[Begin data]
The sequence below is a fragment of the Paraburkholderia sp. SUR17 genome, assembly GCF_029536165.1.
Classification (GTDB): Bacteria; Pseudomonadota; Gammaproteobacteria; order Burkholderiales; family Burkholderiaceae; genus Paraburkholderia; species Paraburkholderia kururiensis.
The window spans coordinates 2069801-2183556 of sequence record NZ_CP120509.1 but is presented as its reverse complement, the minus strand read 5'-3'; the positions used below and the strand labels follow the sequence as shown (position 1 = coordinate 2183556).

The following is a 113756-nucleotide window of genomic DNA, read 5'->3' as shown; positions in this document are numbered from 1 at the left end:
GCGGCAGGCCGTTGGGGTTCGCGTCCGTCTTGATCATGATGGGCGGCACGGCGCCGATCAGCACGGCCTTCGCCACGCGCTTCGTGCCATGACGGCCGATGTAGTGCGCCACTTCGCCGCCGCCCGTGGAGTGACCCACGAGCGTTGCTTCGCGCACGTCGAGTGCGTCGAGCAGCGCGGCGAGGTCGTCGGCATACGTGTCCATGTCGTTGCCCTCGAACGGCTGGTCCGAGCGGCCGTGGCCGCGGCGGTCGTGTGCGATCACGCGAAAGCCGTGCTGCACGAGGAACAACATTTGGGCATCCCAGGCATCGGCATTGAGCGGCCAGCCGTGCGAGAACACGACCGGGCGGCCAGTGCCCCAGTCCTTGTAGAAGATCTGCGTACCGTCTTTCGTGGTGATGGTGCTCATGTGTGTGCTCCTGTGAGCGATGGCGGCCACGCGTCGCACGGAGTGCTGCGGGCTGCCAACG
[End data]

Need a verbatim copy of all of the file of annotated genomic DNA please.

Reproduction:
The sequence below is a fragment of the Paraburkholderia sp. SUR17 genome, assembly GCF_029536165.1.
Classification (GTDB): Bacteria; Pseudomonadota; Gammaproteobacteria; order Burkholderiales; family Burkholderiaceae; genus Paraburkholderia; species Paraburkholderia kururiensis.
The window spans coordinates 2069801-2183556 of sequence record NZ_CP120509.1 but is presented as its reverse complement, the minus strand read 5'-3'; the positions used below and the strand labels follow the sequence as shown (position 1 = coordinate 2183556).

The following is a 113756-nucleotide window of genomic DNA, read 5'->3' as shown; positions in this document are numbered from 1 at the left end:
GCGGCAGGCCGTTGGGGTTCGCGTCCGTCTTGATCATGATGGGCGGCACGGCGCCGATCAGCACGGCCTTCGCCACGCGCTTCGTGCCATGACGGCCGATGTAGTGCGCCACTTCGCCGCCGCCCGTGGAGTGACCCACGAGCGTTGCTTCGCGCACGTCGAGTGCGTCGAGCAGCGCGGCGAGGTCGTCGGCATACGTGTCCATGTCGTTGCCCTCGAACGGCTGGTCCGAGCGGCCGTGGCCGCGGCGGTCGTGTGCGATCACGCGAAAGCCGTGCTGCACGAGGAACAACATTTGGGCATCCCAGGCATCGGCATTGAGCGGCCAGCCGTGCGAGAACACGACCGGGCGGCCAGTGCCCCAGTCCTTGTAGAAGATCTGCGTACCGTCTTTCGTGGTGATGGTGCTCATGTGTGTGCTCCTGTGAGCGATGGCGGCCACGCGTCGCACGGAGTGCTGCGGGCTGCCAACG